Standard Test Methods for
Determining Hardenability of Steel1
This standard is issued under the ﬁxed designation A 255; the number immediately following the designation indicates the year of original adoption or, in the case of revision, the year of last revision. A number in parentheses indicates the year of last reapproval. A superscript epsilon (e) indicates aneditorial change since the last revision or reapproval. This standard has been approved for use by agencies of the Department of Defense.
1. Scope* 1.1 These test methods cover the identiﬁcation and description of test methods for determining the hardenability of steels. The two test methods include the quantitative end-quench or Jominy Test and a method for calculating the hardenability ofsteel from the chemical composition based on the original work by M. A. Grossman. 1.2 The selection of the test method to be used for determining the hardenability of a given steel shall be agreed upon between the supplier and user. The Certiﬁed Material Test Report shall state the method of hardenability determination. 1.3 The calculation method described in these test methods is applicable only tothe range of chemical compositions that follow:
Element Carbon Manganese Silicon Chromium Nickel Molybdenum Range, % 0.10–0.70 0.50–1.65 0.15–0.60 1.35 max 1.50 max 0.55 max
2. Referenced Documents 2.1 ASTM Standards: E 18 Test Methods for Rockwell Hardness and Rockwell Superﬁcial Hardness of Metallic Materials2 E 112 Test Methods for Determining the Average Grain Size2 END-QUENCH OR JOMINYTEST 3. Description 3.1 This test method covers the procedure for determining the hardenability of steel by the end-quench or Jominy test. The test consists of water quenching one end of a cylindrical test specimen 1.0 in. in diameter and measuring the hardening response as a function of the distance from the quenched end. 4. Apparatus 4.1 Support for Test Specimen—A ﬁxture for supporting the testspecimen vertically so that the lower end of the specimen is a distance of 0.5 in. (12.7 mm) above the oriﬁce of the water-quenching device. A satisfactory type of support for the standard 1.0-in. (25.4-mm) specimen is shown in Fig. 1.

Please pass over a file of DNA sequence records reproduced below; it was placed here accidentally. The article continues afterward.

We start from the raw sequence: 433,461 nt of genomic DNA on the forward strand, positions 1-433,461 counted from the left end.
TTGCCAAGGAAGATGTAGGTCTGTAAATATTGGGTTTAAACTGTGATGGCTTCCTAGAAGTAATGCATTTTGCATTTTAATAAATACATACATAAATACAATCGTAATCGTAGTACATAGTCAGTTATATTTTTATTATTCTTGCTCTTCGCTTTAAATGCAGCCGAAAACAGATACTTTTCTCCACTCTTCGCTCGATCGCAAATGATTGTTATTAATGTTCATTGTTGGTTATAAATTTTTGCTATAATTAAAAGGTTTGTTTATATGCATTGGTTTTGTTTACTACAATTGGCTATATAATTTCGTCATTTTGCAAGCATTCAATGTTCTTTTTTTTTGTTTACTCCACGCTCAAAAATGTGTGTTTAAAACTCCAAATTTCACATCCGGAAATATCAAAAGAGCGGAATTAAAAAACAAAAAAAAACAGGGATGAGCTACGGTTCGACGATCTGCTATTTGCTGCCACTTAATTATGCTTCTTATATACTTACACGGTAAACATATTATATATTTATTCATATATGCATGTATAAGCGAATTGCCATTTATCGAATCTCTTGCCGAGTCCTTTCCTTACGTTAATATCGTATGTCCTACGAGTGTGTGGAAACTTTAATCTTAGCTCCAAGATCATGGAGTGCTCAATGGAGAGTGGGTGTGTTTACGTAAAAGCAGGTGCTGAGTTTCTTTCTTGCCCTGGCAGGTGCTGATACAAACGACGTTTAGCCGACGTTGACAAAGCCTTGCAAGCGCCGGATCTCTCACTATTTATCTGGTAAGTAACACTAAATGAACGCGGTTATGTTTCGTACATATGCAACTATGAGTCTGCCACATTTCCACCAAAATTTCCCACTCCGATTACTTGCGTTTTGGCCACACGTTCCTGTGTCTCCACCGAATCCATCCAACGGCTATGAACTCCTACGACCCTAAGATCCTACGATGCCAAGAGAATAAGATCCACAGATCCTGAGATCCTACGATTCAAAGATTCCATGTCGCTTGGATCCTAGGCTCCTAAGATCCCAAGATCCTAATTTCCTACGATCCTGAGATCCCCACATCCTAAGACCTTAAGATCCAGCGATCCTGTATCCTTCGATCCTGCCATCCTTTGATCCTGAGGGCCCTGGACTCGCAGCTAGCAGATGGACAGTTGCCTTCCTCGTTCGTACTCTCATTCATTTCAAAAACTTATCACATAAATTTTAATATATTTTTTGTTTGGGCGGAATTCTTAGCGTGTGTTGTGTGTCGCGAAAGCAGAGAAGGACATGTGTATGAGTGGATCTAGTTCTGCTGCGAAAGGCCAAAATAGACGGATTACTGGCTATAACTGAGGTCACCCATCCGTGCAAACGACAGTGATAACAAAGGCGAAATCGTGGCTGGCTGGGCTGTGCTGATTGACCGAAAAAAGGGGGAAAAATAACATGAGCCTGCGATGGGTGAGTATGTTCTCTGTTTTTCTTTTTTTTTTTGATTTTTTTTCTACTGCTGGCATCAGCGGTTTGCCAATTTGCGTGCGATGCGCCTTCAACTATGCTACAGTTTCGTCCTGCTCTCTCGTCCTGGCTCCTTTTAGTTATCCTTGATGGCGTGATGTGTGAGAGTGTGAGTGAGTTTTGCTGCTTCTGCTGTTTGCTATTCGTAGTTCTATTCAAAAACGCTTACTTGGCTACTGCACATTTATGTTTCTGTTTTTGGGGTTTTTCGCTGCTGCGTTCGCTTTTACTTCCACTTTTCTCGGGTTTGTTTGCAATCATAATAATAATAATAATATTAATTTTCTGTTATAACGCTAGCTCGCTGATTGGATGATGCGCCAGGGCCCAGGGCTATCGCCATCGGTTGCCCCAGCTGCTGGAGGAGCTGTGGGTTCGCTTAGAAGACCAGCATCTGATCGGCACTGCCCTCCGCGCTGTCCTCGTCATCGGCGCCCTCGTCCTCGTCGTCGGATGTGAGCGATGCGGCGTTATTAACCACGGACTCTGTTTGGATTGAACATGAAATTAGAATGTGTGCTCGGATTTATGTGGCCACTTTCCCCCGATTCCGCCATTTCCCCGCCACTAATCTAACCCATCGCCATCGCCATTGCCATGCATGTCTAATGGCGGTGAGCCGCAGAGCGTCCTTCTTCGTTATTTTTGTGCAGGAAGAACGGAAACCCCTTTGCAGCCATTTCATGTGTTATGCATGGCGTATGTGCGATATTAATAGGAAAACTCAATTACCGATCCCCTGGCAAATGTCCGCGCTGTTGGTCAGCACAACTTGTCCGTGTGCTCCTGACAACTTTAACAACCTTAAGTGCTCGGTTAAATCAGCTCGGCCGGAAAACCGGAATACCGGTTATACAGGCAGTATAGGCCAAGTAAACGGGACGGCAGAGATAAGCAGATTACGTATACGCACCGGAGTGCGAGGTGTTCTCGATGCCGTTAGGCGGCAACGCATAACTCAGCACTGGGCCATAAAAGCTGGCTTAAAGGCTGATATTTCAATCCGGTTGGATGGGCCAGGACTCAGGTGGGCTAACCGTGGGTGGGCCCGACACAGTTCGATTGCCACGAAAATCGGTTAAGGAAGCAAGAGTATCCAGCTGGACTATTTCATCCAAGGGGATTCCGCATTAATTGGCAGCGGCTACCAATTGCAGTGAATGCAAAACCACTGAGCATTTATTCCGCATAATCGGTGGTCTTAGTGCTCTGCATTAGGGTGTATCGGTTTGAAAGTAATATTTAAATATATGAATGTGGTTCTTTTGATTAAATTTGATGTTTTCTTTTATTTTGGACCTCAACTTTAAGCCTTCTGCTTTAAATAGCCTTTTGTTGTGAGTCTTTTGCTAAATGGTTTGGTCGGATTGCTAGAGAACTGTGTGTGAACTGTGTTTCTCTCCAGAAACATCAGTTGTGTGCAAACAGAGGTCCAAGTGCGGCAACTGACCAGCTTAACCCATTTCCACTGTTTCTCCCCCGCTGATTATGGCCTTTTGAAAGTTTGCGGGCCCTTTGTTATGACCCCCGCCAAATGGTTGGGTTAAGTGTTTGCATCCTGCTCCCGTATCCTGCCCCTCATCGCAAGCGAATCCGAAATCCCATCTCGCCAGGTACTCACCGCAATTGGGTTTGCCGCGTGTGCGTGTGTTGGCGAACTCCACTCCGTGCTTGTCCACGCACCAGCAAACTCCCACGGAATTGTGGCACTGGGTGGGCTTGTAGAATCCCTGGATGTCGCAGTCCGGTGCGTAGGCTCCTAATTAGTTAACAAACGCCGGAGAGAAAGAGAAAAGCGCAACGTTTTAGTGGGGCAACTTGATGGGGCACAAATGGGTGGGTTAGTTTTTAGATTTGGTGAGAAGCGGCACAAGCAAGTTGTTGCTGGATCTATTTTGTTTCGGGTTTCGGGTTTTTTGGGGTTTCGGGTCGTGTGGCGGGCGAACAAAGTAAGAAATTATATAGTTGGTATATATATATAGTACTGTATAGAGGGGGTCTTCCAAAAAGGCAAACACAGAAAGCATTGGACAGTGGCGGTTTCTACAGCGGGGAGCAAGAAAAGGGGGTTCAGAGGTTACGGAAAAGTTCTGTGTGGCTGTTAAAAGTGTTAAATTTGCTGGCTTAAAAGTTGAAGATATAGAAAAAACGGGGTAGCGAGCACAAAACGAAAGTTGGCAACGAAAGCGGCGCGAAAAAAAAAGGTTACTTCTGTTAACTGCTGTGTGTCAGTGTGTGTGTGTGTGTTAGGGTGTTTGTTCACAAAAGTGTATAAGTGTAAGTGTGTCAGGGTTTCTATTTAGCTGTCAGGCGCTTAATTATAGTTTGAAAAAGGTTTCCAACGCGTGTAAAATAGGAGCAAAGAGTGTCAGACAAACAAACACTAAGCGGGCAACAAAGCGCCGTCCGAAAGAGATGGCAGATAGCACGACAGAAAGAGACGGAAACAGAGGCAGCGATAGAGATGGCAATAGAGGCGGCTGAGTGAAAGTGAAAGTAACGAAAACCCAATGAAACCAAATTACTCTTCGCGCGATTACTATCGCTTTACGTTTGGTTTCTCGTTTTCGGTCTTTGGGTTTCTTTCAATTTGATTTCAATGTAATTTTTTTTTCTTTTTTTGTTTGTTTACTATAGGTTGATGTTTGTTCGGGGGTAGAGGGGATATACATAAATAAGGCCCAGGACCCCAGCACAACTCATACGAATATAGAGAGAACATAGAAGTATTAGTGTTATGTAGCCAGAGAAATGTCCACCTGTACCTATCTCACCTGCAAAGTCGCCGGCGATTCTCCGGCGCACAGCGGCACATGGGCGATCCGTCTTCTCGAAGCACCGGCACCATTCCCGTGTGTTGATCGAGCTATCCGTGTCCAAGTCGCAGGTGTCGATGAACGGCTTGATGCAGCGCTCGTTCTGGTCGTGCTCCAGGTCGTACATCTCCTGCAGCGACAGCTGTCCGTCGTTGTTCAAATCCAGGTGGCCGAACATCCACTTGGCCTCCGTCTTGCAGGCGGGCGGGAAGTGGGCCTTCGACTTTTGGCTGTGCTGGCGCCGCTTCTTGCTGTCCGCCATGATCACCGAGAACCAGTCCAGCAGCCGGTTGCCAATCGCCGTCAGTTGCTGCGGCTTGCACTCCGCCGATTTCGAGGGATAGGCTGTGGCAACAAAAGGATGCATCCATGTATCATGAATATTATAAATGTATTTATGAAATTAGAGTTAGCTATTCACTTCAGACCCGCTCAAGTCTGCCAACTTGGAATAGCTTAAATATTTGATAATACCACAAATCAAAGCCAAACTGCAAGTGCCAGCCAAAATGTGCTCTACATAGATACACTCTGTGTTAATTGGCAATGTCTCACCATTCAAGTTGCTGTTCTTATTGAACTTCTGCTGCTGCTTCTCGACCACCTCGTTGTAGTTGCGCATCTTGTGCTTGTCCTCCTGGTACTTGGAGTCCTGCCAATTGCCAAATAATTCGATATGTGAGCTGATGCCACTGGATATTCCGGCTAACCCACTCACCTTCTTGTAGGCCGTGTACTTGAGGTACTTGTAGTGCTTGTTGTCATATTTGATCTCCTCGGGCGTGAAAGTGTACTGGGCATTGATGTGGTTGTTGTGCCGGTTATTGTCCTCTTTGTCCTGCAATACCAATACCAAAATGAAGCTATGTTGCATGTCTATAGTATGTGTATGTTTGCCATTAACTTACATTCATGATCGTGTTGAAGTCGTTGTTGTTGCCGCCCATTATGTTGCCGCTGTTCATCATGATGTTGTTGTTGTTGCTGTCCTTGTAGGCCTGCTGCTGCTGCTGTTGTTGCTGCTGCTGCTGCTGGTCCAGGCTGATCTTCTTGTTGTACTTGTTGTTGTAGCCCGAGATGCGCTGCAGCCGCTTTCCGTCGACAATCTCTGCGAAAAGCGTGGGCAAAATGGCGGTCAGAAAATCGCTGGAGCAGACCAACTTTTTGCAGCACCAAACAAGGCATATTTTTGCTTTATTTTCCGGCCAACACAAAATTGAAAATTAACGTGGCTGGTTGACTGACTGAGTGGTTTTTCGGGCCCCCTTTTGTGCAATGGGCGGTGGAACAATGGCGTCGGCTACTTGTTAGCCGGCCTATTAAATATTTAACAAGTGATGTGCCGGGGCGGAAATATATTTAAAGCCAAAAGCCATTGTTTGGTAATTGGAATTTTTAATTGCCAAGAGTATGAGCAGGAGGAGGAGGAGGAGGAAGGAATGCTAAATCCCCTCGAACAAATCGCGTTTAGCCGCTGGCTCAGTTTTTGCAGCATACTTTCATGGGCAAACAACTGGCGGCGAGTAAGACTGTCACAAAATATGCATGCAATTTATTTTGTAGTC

NOTE 1—A suitable support for other sizes and shapes of specimens is shown in Fig. X1.1.
1.4 Hardenability is a measure of the depth to which steel will hardenwhen quenched from its austenitizing temperature (Table 1). It is measured quantitatively, usually by noting the extent or depth of hardening of a standard size and shape of test specimen in a standardized quench. In the end-quench test the depth of hardening is the distance along the specimen from the quenched end which correlates to a given hardness level. 1.5 The values stated in inch-pound unitsare to be regarded as the standard. The values given in parentheses are for information only. 1.6 This standard does not purport to address all of the safety concerns, if any, associated with its use. It is the responsibility of the user of this standard to establish appropriate safety and health practices and determine the applicability of regulatory limitations prior to use.
4.2Water-Quenching Device—A water-quenching device of suitable capacity to provide a vertical stream of water that can be controlled to a height of 2.5 in. (63.5 mm) when passing through an oriﬁce 0.5 in. (12.7 mm) in diameter. A tank of sufficient capacity to maintain the water temperature requirements of 6.3 with a small pump and control valves will be found satisfactory. The water-supply line shall also beprovided with a quick opening valve. 5. Test Specimens 5.1 Wrought Specimens—End-quench specimens shall be prepared from rolled or forged stock and shall represent the full cross section of the product. If negotiated between the supplier and the user, the end-quench specimen may be prepared from a given location in a forged or rolled product or from a
1 These test methods are under the...